Choosing Plumbing Materials For A Whole House Repipe | Deerfield Beach, FL

Photo By MILA Zed at Shutterstock

Regular maintenance can keep your plumbing pipes and fixtures in good condition for a long time, but everything wears out eventually. Repiping can be done for a problematic section of plumbing, but a whole house repipe may be necessary at some point. You may need pipe repair if plumbing problems occur frequently. Signs of damaged pipes include visual corrosion, rust-colored water, water stains on the walls or ceiling, a sudden drop in water pressure, or unexpectedly high water bills.

The decision to replace a section of pipe or a whole house repipe depends on the situation. If one section of plumbing is worn-out, there’s a good chance other areas are affected too. Sectional repairs and replacements are cheaper and easier than a whole house repipe, but smaller repairs add up over time. Your plumber in Deerfield Beach, FL can evaluate the entire plumbing system and help you make an informed decision.

Copper

Copper has been a plumbing staple for decades. It’s not used as often now as in the past, but some homeowners still prefer copper pipes. It’s a very durable material with a long lifespan, and worn-out copper pipes can be recycled easily. Copper plumbing is heat tolerant and resistant to corrosion and leaks, so it’s a popular choice for refrigerant lines and underground pipes.

The metal is a great material for pipes carrying hot or cold drinking water because copper doesn’t affect the taste, smell, or appearance of water. You may want to consider a whole house repipe even if you live in an older home with its original plumbing. Some older installations used lead solder.

PVC

Polyvinyl chloride piping, or PVC, is a type of plastic that comes in two standard sizes. It’s a strong, versatile material and tends to be less expensive than other materials. It isn’t metal, so rust and corrosion aren’t a concern. Installation is fairly simple because no soldering or metalwork is necessary. PVC is frequently used for vent stacks, underground pipes, and drain pipes connected to toilets, bathtubs, and sinks.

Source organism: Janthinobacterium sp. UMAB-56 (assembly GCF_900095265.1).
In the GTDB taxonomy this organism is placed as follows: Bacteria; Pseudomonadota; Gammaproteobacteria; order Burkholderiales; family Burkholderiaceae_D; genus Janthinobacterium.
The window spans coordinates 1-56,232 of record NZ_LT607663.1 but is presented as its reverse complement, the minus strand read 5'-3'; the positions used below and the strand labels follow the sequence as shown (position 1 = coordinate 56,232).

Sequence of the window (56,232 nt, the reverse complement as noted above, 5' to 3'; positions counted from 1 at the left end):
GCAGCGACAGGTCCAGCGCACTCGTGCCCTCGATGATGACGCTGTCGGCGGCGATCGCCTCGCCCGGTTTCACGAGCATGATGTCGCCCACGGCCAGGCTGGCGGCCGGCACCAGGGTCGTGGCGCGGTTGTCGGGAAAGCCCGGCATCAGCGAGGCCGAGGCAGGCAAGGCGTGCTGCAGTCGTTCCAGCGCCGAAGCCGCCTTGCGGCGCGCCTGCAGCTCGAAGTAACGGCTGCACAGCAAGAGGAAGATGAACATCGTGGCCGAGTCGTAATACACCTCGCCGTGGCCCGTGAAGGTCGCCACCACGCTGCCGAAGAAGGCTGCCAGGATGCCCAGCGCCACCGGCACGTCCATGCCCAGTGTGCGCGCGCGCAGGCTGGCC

The durable plastic also tolerates high water pressure well, so it’s a good choice for main water supply lines, storm drainage, and other high-pressure plumbing systems. However, PVC isn’t a good choice for carrying drinking water and the plastic deforms at high temperatures. PVC is also vulnerable to UV light degradation, which makes it unsuitable for outdoor plumbing in Deerfield Beach, FL.

CPVC

Chlorinated polyvinyl chloride piping, or CPVC, is basically PVC with more chlorine. CPVC pipes are insulated to minimize energy loss, and these pipes can be used to carry hot water and drinking water. They’re also fire resistant and more flexible than PVC pipes or any type of metal. Common uses of CPVC include hot and cold water supply lines, disposal pipes, and hot water drains. Some homeowners prefer to install CPVC pipes during a whole house repipe because they’re smoother than copper pipes and make less noise when water flows through them. A major downside of CPVC is that the manufacturing process is extremely polluting and the material isn’t recyclable.